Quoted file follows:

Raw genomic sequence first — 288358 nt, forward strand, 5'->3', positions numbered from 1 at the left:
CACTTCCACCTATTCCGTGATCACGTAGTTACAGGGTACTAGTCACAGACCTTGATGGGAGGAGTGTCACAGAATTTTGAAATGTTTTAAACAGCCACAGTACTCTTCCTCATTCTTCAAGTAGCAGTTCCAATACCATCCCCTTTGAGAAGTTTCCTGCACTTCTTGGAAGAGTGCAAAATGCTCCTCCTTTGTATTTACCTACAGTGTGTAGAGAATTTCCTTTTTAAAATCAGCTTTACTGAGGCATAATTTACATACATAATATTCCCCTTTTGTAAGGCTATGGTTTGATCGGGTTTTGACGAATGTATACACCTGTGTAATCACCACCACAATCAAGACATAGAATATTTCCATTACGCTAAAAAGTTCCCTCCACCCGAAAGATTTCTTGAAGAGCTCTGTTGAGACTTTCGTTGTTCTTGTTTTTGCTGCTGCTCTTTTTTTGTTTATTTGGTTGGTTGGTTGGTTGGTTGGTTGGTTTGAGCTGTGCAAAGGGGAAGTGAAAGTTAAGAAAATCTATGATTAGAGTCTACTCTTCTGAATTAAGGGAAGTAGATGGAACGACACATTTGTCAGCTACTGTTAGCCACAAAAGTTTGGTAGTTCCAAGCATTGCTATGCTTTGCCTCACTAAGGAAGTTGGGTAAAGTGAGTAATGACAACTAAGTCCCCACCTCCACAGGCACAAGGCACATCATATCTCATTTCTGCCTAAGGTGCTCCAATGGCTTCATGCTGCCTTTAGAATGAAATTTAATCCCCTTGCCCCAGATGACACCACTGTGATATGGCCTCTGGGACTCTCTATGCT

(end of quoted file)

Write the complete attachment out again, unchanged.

Raw genomic sequence first — 288358 nt, forward strand, 5'->3', positions numbered from 1 at the left:
CACTTCCACCTATTCCGTGATCACGTAGTTACAGGGTACTAGTCACAGACCTTGATGGGAGGAGTGTCACAGAATTTTGAAATGTTTTAAACAGCCACAGTACTCTTCCTCATTCTTCAAGTAGCAGTTCCAATACCATCCCCTTTGAGAAGTTTCCTGCACTTCTTGGAAGAGTGCAAAATGCTCCTCCTTTGTATTTACCTACAGTGTGTAGAGAATTTCCTTTTTAAAATCAGCTTTACTGAGGCATAATTTACATACATAATATTCCCCTTTTGTAAGGCTATGGTTTGATCGGGTTTTGACGAATGTATACACCTGTGTAATCACCACCACAATCAAGACATAGAATATTTCCATTACGCTAAAAAGTTCCCTCCACCCGAAAGATTTCTTGAAGAGCTCTGTTGAGACTTTCGTTGTTCTTGTTTTTGCTGCTGCTCTTTTTTTGTTTATTTGGTTGGTTGGTTGGTTGGTTGGTTGGTTTGAGCTGTGCAAAGGGGAAGTGAAAGTTAAGAAAATCTATGATTAGAGTCTACTCTTCTGAATTAAGGGAAGTAGATGGAACGACACATTTGTCAGCTACTGTTAGCCACAAAAGTTTGGTAGTTCCAAGCATTGCTATGCTTTGCCTCACTAAGGAAGTTGGGTAAAGTGAGTAATGACAACTAAGTCCCCACCTCCACAGGCACAAGGCACATCATATCTCATTTCTGCCTAAGGTGCTCCAATGGCTTCATGCTGCCTTTAGAATGAAATTTAATCCCCTTGCCCCAGATGACACCACTGTGATATGGCCTCTGGGACTCTCTATGCT